Victorian Novelists of the 19th – 20th Century
Charles Dickens (1812-1870)-
Dickens was perhaps the greatest Victorian novelist. In depicting the life of London in the early 19th century, he is second only to Shakespeare. Humour and pathos and a deep sympathy for human nature coloured his work. He incorporated the painful experiences of his youth in London, particularly in “David Copperfield”, “Oliver Twist”, “Nicholas Nickleby” and “Great Expectations”.
William Makepeace Thackeray (1811-1863)
William Makepeace Thackeray excelled in the novels of ideas in which the plot was subordinated to the philosophy of life which it intended to convey. “Convey fair” is his masterpiece. Here the novelist portrayed realistically and graphically the life of the upper middle class people. In “Henry Esmond”, he brought a new depth, feeling and realism to the historical novel.
George Eliot (Original Name- Mary Anne Ivans) (1819-1880)
She widened the scope of the novel to include philosophical dissatisfaction on current topics particularly those dealing with religion, politics and the social conventions. At least four of her books are still read today “Adam Bede”, “The Mill on the Floss”, “Silas Marner” and “Middle March”.
Charlotte Bronte (1816-1855)-
Charlotte Bronte was a major woman novelist of the Victorian Age. Her well known novels are “Jane Eyre”, “Shelley’, ”Villette” and “Professor”. She was highly emotional and imaginative. In all her novels, the main interest centre on the heroines. Her sister Emily Bronte’s “Wuthering Heights” is also a masterpiece.
George Meredith (1828- 1845)
He was a satirist with reformative purpose. His famous novels include “The Ordeal of Richard Feverel” and “The Egoist”. In some ways, he anticipates psychological methods in searching the heart and mind of his characters.
Thomas Hardy (1840- 1928)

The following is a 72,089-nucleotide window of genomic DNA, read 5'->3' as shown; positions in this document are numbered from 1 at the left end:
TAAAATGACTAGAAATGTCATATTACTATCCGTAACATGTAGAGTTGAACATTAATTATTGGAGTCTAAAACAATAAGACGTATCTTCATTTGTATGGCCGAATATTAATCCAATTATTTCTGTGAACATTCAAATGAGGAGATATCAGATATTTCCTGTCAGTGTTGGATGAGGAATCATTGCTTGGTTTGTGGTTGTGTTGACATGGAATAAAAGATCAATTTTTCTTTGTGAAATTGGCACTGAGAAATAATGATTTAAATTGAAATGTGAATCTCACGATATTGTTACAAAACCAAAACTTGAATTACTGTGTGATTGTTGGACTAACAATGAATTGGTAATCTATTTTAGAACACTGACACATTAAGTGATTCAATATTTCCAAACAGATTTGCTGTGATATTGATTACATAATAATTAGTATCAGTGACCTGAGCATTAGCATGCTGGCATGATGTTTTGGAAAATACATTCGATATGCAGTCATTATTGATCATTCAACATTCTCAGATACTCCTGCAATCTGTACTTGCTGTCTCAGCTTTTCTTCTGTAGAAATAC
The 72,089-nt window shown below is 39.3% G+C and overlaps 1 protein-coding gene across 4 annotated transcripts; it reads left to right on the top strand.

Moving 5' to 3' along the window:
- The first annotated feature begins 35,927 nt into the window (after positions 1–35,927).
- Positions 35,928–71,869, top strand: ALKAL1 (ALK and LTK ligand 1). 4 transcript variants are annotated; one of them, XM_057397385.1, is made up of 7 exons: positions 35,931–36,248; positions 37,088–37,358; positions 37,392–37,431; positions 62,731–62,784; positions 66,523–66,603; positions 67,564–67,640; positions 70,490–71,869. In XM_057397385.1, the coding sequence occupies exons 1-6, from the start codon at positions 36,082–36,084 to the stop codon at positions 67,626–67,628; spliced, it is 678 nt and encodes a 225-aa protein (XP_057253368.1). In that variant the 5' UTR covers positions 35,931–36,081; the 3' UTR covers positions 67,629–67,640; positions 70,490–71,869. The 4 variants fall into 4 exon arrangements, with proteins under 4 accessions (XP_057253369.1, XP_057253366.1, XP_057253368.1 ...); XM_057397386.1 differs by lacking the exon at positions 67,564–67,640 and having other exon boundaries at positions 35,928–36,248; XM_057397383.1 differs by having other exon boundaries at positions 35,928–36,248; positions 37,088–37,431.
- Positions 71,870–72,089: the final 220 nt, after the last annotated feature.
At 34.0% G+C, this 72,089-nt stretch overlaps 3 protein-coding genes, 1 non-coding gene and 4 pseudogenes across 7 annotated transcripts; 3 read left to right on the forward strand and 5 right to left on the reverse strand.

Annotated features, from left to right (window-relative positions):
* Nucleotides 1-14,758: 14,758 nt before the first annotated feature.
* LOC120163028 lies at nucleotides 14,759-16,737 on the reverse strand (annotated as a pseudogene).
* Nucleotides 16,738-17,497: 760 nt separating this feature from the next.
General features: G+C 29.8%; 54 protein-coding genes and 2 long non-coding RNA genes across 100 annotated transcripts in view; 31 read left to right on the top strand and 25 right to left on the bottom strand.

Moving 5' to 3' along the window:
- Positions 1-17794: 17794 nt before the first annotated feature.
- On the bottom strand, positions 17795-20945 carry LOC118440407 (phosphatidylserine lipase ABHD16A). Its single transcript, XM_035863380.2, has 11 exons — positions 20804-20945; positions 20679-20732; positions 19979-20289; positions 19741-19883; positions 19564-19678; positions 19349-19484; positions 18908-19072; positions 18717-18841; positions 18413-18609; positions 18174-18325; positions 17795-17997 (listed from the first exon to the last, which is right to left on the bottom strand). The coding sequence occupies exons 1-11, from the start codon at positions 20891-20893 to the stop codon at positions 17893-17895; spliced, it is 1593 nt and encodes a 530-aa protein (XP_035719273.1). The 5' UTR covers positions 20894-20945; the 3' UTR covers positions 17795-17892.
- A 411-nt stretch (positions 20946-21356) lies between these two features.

He became a successful novelist in no time. His comments on human life and destiny are grave disillusion. He took his characters from the farmers and peasantry and some of the gentlefolk of his native Wessex. Probably the four tragic novels, “Return of the native”, “The mayor of Casterbridge”, “Tess of the Durbervilles” and “Jude the Obscure” are his best works.
Henry James (1843-1916)
Henry James was both a Victorian and Modern novelist. The most popular novel of James which at once brought him great ovation is “Portrait of a lady”. His other famous novels are “The tragic Muse”, “the Spoils of Poynton” and “The Awkward Age”.
The writing of the minor Victorian novelists has also reflected the economic, social and religious conditions of the society. So, the contributions of certain minor novelists cannot be ignored in this regard. The list of minor novelists includes some prominent names of time such as Samuel Butler, George Gissing, R.L. Stevenson (Treasure Island), Wilkie Collins, Charles Kinsley, Edward Bulwer-Lytton and Charles Reade. All these novelists had great talent, and wrote some remarkable novels. But compared to their celebrated contemporaries, they are minor novelists.
The list of novels and novelists of the Victorian Age is very long particularly the contributions in this regard by the minor novelists are unfathomable. We can conclude that it was the most powerful medium of expression of the Victorian Age.